Author’s Note: This is the true story of Aunt Francis, an old colored lady who came to live at the farm where we lived in 1944. She was respected and loved by everyone who met her; except for my mother and sister.
Aunt Francis as she told me to call her lived on this earth over 100 years. Aunt France born in 1865 was the daughter of slaves. She thought herself to be watched over by the Angels, her mother and father were never sold; they were still together at the end of the War. They died and were buried on the same plantation where they were born.
Her birth name was Sarah Francis Belew; she came into my life when I was five – years – old; she was seventy nine. My daddy needed someone to watch over me while he was in the cotton fields; and my great-grandmother was getting on in age, ninety-five. My mother worked in town and she would come home most times after we were all in bed and she would be gone before most of us got up. She asks to be called Aunt Francis. I realize when I became older that calling her that could be placed in the racist category. However, in those days my daddy who was discriminated against himself; nor I knew much about being racist. My mother and sister on the other hand I doubt thought much about being racist, with my mother it was more hate than anything else; and my sister followed in her footsteps.
Aunt Francis was because of several conditions. Daddy went to the cotton gin in Priceville, Alabama, pulling a trailer of freshly picked cotton with his tractor. When he returns in the trailer, where the cotton once lay was Aunt Francis sitting in her big rocking chair, it would be safely to say that I wondered how her legs could carry this gigantic woman; but there she was an indigo blue dress with pink flowers scattered across the material. Covering the dress was a white bib apron that like the dress reached to the top of her shoes. Beside her a huge trunk which held all of her worldly belongings.
It was a Monday, mothers off day from the beauty shop. A “fight” quickly develops when mother ran to the back porch of our farmhouse wanting to know why “the old colored woman was there”. She knew Aunt Francis, but act as if she were a total stranger.
Everyone in Morgan County knew that she live in a lean-to in the back of the general store. If one does not know what a “lean-to” is, it is a three-sided building place against another building, no windows, and one door in, one door out. She lived there with her son Gus. It was her only child and the story was that she was raped b a white man, the results being Gus. She was too old to work the fields and no one wanted her for a maid or cook. So, she and Gus lived behind the store. He worked for the store at night cleaning it for a place to live and groceries. He had been accused of stealing money and placed in jail with a one-year sentence. The owner of the Priceville General Store put Aunt Francis out on the edge of the road, her rocker and chest. It was said that he had someone to tear down the lean-to and burn it along with the beds, table and chairs.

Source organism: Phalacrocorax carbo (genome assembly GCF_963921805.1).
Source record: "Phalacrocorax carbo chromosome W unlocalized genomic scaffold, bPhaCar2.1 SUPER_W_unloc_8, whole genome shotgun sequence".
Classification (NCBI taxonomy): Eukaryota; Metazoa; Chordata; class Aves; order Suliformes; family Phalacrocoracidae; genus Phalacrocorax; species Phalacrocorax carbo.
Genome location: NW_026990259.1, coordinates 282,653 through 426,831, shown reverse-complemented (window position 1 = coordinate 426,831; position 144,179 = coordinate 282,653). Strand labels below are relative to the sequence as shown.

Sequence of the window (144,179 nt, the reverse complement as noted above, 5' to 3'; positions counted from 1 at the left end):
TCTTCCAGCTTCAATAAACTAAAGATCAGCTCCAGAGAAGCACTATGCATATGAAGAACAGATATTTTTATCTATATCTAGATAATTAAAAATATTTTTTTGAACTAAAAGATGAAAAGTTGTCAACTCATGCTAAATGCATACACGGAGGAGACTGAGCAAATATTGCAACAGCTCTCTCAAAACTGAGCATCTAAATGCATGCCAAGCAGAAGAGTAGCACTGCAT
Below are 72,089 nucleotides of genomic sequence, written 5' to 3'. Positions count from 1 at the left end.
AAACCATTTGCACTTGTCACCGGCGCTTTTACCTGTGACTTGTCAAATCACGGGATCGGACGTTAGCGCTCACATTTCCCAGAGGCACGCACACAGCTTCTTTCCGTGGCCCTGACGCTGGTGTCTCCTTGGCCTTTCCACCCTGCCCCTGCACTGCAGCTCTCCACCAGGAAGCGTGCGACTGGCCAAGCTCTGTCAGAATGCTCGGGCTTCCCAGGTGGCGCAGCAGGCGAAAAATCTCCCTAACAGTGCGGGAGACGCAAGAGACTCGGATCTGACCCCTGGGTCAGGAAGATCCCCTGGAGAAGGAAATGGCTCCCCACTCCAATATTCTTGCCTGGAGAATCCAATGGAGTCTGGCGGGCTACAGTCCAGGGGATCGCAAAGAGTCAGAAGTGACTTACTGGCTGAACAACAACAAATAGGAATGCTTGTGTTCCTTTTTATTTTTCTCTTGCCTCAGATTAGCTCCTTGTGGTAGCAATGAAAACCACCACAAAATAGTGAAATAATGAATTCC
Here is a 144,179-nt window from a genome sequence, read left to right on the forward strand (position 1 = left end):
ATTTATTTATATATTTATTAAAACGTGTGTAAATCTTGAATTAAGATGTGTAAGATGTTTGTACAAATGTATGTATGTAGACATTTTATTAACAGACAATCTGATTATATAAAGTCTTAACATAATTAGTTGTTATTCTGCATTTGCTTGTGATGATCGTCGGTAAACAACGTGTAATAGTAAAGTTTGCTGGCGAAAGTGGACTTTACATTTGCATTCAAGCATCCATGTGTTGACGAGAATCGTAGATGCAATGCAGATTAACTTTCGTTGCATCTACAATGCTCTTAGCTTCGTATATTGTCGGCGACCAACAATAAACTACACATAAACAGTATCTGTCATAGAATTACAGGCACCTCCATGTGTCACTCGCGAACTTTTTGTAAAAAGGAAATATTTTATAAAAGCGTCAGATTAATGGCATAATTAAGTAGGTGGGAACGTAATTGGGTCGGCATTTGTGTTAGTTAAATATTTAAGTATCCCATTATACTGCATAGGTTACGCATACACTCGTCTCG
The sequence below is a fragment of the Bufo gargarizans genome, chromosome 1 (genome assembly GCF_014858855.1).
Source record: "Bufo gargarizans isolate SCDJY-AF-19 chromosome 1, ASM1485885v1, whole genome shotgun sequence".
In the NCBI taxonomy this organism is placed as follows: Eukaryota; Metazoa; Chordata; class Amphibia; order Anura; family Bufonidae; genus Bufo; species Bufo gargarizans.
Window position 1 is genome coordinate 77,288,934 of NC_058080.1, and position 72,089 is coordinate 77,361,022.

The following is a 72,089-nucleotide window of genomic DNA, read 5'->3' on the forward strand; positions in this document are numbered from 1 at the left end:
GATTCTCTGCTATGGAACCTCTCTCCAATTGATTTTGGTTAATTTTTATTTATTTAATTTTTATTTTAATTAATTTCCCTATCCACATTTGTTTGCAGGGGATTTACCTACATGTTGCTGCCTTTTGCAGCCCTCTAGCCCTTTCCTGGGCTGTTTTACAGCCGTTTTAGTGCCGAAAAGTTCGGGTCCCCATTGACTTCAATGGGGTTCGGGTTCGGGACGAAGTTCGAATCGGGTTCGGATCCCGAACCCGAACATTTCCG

We had a little one room shack across from our house, it had a small pot belly stove and a table and chairs, and bed. I help as much as I could and we cleaned up the shack and moved her in, daddy cut wood for the stove and brought her canned fruits and vegetables out of mother’s pantry, to tell her when she wanted meat he would bring it from the smokehouse. He also told her that I would bring her potatoes from the garden. Fresh milk and water from the spring house. She was all set up before the sun set that day.
Mother did not want her there, but took advantage of it by saying she could clean, wash and cook for the family. Daddy looked at her saying, that she was not brought there to do any more than help watch me and my grand-mother. My mother was very unhappy with the situation. Now she had two to “put up” with.